High-speed UV Laser Scribing Boosts Blue LED Industry
Blue LEDs consist of multiple GaN-based layers grown epitaxially on a silicon carbide or sapphire substrate. SiC wafers are typically diced using high-precision saws, while sapphire wafer die separation is a three-step process. First, the wafer is thinned to a thickness of about 100 µm. Then it is mechanically scribed with a diamond tool, and finally cleaved along the scribe lines by means of a fracturing machine. The extreme hardness of blue LED substrates and the small LED die size cause significant problems for both saw dicing and mechanical scribing, including low die yield, low throughput and high operating costs.
UV laser scribing is now emerging as an alternative method for separating blue LEDs. Compared with conventional separation methods, the UV laser scribing method dramatically increases die yields and wafer throughput, while at the same time significantly reducing the equipment operation and maintenance costs.
The physics of UV laser scribing
When short-duration UV laser light pulses are tightly focused onto the wafer surface, each pulse is absorbed into a sub-micron thick surface layer, which then vaporizes. The vaporized material carries away the energy of the interaction, minimizing heat transfer to the surrounding material. This process is known as photoablation. In order to produce deep cuts, hundreds of successive laser pulses are required.
Moving the wafer under a rapidly pulsed, focused laser beam produces an extremely narrow V-shaped cut, the depth of which is controlled by the scan speed. Typically, these cuts terminate 30-50% into the thickness of the wafer. After laser scribing, the wafer is fractured using standard cleaving equipment. The V-shaped laser cuts act as stress concentrators, inducing well controlled fracturing with excellent die yield.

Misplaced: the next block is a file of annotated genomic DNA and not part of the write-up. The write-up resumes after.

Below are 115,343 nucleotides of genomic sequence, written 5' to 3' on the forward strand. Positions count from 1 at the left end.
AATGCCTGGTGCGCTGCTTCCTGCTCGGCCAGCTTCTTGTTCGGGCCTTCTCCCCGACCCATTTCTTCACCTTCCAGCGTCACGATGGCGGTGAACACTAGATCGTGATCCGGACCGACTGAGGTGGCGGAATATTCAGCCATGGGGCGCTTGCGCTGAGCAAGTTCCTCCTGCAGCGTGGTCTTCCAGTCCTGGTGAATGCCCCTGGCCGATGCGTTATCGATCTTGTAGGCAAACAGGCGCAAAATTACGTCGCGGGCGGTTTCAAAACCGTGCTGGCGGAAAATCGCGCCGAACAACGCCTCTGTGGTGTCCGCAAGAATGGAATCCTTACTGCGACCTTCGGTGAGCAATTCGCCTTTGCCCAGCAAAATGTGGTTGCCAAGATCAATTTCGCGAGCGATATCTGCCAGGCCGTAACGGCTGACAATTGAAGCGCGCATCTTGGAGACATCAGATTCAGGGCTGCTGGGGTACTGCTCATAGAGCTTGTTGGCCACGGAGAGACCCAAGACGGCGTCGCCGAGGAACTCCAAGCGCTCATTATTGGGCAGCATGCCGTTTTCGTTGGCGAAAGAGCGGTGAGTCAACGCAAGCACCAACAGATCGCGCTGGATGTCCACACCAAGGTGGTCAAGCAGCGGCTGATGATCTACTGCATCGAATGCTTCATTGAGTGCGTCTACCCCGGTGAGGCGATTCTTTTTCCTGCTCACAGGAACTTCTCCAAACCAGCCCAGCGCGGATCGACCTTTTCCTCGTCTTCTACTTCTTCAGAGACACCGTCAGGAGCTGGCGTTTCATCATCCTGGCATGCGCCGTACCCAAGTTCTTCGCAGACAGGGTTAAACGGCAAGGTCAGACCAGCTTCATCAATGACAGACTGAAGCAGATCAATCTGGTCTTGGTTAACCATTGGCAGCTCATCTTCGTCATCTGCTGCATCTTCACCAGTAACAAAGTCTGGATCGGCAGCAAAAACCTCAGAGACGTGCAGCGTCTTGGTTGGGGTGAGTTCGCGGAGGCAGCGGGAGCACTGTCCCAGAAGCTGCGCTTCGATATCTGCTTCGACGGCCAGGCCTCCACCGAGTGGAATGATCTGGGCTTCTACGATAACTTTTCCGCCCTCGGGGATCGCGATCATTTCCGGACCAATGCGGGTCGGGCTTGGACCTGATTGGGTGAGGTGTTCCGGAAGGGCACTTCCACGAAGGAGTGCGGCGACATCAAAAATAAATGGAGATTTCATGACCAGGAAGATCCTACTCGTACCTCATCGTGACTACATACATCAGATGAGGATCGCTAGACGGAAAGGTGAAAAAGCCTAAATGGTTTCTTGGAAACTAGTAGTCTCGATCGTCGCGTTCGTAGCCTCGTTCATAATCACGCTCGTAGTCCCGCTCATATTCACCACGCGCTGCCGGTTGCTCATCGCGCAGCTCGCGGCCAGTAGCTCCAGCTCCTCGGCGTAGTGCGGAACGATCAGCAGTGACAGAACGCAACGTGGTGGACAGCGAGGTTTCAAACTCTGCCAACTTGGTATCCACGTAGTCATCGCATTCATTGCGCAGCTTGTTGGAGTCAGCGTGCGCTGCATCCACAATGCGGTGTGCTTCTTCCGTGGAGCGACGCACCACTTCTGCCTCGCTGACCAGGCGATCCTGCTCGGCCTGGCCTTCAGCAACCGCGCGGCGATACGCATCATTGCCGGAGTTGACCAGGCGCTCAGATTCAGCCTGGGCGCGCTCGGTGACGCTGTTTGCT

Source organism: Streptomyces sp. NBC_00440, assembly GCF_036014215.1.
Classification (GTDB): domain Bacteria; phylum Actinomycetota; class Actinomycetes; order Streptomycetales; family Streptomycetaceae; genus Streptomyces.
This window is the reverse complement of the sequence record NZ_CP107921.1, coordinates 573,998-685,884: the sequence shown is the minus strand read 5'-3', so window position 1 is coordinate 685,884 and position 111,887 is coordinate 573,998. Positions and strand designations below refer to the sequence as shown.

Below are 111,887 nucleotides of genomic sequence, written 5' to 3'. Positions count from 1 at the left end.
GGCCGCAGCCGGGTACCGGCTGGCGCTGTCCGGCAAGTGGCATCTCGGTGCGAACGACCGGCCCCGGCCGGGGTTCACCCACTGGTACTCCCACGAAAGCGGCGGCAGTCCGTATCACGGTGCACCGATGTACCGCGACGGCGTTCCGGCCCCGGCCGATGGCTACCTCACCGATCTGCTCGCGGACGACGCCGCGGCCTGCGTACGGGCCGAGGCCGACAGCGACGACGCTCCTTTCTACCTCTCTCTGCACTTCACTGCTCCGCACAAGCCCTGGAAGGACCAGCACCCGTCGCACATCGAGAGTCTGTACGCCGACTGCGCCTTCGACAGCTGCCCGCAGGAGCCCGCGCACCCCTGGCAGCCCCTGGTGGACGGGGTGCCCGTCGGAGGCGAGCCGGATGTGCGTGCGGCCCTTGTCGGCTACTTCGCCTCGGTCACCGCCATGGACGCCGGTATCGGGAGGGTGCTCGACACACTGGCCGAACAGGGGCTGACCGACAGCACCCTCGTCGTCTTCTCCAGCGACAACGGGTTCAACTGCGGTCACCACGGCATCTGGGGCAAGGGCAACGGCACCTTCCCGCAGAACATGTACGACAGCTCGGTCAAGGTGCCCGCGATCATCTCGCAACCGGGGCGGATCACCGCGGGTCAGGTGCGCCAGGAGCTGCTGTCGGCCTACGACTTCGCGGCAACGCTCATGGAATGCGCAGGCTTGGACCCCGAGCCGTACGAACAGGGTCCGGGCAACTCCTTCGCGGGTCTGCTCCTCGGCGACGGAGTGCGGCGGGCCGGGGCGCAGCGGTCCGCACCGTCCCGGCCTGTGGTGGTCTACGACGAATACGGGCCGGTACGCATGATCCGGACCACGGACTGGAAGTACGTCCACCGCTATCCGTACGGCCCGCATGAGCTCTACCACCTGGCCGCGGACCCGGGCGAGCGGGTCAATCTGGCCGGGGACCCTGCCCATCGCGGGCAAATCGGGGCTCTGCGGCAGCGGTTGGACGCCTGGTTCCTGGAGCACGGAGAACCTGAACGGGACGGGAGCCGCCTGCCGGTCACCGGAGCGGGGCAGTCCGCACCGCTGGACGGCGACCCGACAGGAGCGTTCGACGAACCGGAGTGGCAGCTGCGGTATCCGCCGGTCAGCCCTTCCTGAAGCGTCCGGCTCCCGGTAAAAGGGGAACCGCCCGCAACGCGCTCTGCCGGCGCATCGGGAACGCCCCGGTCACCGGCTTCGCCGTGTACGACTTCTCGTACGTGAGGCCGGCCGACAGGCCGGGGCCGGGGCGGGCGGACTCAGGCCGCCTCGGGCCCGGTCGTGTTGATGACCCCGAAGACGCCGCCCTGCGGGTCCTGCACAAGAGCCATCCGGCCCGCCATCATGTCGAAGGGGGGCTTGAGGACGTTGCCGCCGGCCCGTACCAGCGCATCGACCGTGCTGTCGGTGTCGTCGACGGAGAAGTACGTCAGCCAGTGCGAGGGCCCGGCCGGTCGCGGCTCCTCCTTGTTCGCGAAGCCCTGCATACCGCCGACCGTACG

Efficient photoablation is required for laser scribing and depends strongly on two properties of the UV laser light: wavelength and pulse duration. In general, photoablation benefits from a shorter laser wavelength and shorter pulse duration, for both optical and thermal reasons.
The key benefits achieved by short laser pulse duration are increased irradiance on target, and reduced heat transfer to the substrate due to the rapid absorption and ablation. For short laser wavelengths, the main benefits are improved optical absorption, reduced absorption depth, lower irradiance required for ablation and reduced cut width.
Shorter wavelengths impart more energy per photon. For SiC, optical wavelengths below 370 nm have photon energies that exceed the bandgap of the material, resulting in direct photon absorption. However, sapphire has a bandgap that is higher than the photon energy of any commercially available UV laser. Multi-photon absorption is therefore required to induce efficient optical absorption. Typically, the necessary irradiance (W/cm2) for multi-photon absorption is very high. The efficiency of multi-photon absorption in sapphire is strongly wavelength dependent. Shorter wavelengths are absorbed more completely in sapphire, resulting in less heat input to the bulk material. Figure 1 shows the optical absorptance of industrial-grade sapphire at 355 and 266 nm, over a range of irradiances. Note that the maximum absorption at 355 nm is about 96%, while the maximum absorption at 266 nm is greater than 99%.
The combination of short wavelength and short pulse duration provide complimentary benefits of improved absorption and ablation at lower irradiance, reduced heat transfer to the substrate, smaller cut width, and larger area coverage of the beam spot. These combined benefits serve to optimize cut speed and cut quality. Further, the smaller cut width helps to minimize surface debris.